What is the chemical name of 2NO2

Hazard classes + category
Oxidizing gas 1
Gases under pressure, compressed. gas
Acute toxicity inhalation 1
Serious eye damage 1
Skin corrosion 1B
HP rates (See note)
H 270, 280, 314, 318, 330, EUH071
P 220, 260, 280.1-3 + 6 + 7, 304 + 340 + 315, 305 + 351 + 338 + 310
disposal special instructions

GHS 03
GHS 04
GHS 05
GHS 06
Special notes for the school
Because of the highly toxic effect, experiments on the production of the gas in schools are not recommended. A fume cupboard is necessary for experiments where there is a risk that small amounts of nitrogen dioxide will be released. Expectant or nursing mothers are not allowed to work with this substance. Do not keep gas bottles with nitrogen dioxide in schools!
Effect on the human body

Nitrogen dioxide is a highly toxic gas. The occupational exposure limit is 950 µg / m³ or 0.5 ml / m³ (= 0.5 ppm by volume). Depending on the person, from a concentration of 1 to 13 ppm irritation of the mucous membranes of the respiratory tract occurs. The eyes are irritated from 10 ppm. 100 ppm in the air you breathe is fatal after one hour. Acute inhalation poisoning begins with dizziness and headaches; pulmonary edema can lead to death even days later. As countermeasures absolute rest, medical treatment and oxygen ventilation are necessary. Medical observation is required for at least two days. Chronic effects on the respiratory tract are documented from 1 ppm. Nitrogen dioxide is contained in cigarette smoke. It arises when burning fossil fuels such as gasoline or diesel and is found in the exhaust gases.

Smoking nitric acid releases nitrogen dioxide.

Chemical-physical properties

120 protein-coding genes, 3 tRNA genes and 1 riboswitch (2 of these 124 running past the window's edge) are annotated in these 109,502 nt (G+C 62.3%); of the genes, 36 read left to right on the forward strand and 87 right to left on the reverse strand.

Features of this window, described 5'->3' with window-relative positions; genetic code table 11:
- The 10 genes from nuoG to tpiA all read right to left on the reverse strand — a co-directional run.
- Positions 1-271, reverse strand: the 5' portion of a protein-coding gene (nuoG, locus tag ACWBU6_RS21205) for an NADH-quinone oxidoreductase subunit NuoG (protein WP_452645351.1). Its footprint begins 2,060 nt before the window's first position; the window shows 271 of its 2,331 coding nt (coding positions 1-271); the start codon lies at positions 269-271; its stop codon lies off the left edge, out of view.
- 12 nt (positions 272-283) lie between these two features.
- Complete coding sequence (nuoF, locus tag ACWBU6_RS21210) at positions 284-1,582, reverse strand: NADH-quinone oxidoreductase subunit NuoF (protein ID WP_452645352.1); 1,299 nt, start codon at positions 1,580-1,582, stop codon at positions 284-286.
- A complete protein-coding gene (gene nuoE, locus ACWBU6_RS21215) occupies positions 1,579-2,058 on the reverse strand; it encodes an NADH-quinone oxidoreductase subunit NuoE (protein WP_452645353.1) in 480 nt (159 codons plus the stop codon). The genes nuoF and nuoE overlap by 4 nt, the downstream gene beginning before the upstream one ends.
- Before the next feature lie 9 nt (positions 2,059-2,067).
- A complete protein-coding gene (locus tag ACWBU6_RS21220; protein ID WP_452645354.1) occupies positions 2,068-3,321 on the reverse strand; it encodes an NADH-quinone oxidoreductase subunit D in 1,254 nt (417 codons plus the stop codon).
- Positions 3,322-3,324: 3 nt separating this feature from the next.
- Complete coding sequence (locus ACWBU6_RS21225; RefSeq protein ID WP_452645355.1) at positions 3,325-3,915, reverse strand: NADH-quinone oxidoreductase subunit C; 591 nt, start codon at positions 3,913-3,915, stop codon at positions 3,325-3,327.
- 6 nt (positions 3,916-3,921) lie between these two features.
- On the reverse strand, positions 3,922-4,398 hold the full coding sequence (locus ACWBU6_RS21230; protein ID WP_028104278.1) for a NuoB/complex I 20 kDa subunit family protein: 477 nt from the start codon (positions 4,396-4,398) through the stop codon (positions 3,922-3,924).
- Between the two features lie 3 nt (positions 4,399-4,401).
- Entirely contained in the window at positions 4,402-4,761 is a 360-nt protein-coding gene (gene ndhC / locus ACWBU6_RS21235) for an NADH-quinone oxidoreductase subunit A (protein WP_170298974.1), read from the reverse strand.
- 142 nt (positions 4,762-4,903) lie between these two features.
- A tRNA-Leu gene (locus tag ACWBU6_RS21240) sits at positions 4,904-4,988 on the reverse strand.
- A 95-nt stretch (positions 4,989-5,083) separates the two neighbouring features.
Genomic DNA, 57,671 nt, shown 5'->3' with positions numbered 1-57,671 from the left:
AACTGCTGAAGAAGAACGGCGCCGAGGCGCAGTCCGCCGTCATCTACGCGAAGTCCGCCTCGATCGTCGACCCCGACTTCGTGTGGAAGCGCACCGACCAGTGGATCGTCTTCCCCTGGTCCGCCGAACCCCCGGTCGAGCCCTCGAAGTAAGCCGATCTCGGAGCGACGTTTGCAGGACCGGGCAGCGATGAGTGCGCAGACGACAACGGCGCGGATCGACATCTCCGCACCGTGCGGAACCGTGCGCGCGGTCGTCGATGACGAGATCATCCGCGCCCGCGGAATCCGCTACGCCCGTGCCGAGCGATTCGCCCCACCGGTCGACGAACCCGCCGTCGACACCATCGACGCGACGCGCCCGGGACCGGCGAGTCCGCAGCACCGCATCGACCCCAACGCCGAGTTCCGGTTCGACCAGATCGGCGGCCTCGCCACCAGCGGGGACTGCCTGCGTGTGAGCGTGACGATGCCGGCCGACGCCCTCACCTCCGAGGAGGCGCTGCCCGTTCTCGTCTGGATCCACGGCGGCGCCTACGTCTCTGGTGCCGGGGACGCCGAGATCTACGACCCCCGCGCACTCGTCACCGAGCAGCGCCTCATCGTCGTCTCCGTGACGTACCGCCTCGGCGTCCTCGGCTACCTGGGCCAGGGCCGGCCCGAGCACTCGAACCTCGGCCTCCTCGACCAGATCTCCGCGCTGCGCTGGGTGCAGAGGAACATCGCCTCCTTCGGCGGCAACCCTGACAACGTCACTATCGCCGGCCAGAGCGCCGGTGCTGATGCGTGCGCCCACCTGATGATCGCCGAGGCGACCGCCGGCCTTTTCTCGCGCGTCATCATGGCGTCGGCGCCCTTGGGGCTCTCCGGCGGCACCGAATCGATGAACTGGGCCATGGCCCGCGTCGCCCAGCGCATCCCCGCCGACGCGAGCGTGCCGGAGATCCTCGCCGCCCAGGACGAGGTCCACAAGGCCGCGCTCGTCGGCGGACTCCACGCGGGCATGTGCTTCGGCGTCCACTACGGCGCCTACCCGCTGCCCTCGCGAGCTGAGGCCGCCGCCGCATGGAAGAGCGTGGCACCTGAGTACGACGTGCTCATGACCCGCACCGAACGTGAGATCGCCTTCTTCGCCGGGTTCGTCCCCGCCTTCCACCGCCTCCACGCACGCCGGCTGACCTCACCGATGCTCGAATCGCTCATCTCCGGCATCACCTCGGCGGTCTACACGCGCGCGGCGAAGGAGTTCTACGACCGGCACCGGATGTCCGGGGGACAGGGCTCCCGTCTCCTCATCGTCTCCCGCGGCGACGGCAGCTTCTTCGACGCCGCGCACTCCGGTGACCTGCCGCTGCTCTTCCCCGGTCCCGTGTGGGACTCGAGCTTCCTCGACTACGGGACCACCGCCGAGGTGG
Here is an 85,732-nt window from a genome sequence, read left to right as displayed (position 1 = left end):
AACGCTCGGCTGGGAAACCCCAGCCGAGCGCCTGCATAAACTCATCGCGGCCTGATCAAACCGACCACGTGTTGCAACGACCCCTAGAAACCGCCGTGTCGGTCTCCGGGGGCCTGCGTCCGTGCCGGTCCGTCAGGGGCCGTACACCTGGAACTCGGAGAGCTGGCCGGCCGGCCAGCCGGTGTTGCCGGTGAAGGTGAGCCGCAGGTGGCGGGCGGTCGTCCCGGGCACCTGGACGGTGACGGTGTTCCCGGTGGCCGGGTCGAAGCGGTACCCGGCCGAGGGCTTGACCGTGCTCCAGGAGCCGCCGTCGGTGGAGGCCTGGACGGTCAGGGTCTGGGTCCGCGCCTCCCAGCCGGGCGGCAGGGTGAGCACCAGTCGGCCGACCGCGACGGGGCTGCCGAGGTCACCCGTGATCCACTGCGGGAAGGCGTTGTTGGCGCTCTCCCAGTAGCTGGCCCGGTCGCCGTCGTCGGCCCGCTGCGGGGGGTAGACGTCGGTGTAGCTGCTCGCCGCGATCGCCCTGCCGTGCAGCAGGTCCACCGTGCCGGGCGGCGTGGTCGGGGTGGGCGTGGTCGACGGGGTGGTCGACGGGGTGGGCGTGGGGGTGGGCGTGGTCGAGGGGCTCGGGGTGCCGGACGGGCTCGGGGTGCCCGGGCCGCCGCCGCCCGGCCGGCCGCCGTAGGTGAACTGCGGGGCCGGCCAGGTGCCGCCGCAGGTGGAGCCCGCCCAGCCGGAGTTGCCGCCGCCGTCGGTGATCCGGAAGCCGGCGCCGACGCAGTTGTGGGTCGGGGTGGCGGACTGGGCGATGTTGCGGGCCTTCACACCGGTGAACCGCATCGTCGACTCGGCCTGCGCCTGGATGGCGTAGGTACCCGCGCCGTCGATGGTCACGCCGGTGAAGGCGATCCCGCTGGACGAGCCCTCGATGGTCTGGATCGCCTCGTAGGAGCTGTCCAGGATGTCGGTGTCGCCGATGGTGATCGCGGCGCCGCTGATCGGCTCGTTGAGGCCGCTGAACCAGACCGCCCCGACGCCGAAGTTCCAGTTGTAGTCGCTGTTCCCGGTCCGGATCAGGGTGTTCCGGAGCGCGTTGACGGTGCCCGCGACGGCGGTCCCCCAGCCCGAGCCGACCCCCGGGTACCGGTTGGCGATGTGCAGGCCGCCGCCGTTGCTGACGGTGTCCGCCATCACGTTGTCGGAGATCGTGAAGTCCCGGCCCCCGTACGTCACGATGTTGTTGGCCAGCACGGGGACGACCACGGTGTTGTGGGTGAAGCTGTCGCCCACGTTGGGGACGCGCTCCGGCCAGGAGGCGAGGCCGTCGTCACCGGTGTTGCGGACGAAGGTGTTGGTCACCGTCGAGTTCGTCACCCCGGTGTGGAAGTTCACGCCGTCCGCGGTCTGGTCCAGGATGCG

Nitrogen dioxide is a brown-red gas that condenses to a brown liquid at +21.2 ° C. With further cooling, the brown color gradually disappears, at −11.2 ° C the liquid solidifies to colorless crystals. Below 0 ° C, all nitrogen dioxide molecules convert into dinitrogen tetroxide molecules, resulting in the colorless dimer N2O4:

2 NO  N2O4     ΔHR. = −57 kJ / mol

The chemical equilibrium of this reaction is temperature dependent. As the temperature rises, the equilibrium shifts to the left. At +64 ° C it is more or less balanced. Therefore, the two gases always occur in a mixture at room temperature. Pure nitrogen dioxide is only available at +150 ° C.

In the round bottom flask cooled with ice water (picture on the left) there is mainly the dimer N2O4 in front;
the round-bottomed flask warmed with hot water (picture on the right) predominantly contains NO2.


Above 150 ° C, it begins to break down into nitrogen monoxide and oxygen:

2 NO2  2 NO + O2     ΔHR. = +114 kJ / mol

At 620 ° C, the chemical equilibrium of this reaction is completely on the right-hand side and the gas has completely decayed. Due to the willingness to release oxygen atoms, nitrogen dioxide acts as a strong oxidizing agent. Burn coal, phosphorus and sulfur, carbon monoxide oxidizes to carbon dioxide, and hydrogen sulfide to sulfur and water. Explosive mixtures are formed with hydrogen sulfide and halogenated hydrocarbons. When reacting with water, nitric acid is formed. This reaction is used in the Ostwald process to produce nitric acid:

3 NO2 + H2O 2 ENT3 + NO
Nitric dioxide is mainly used to produce nitric acid. It can be used as an oxidizer, making it a suitable component for rocket fuels. When mixed with nitrobenzene, the explosive panclastite is obtained.

Further information and media
The car and its exhaust
The Ostwald process for the production of nitric acid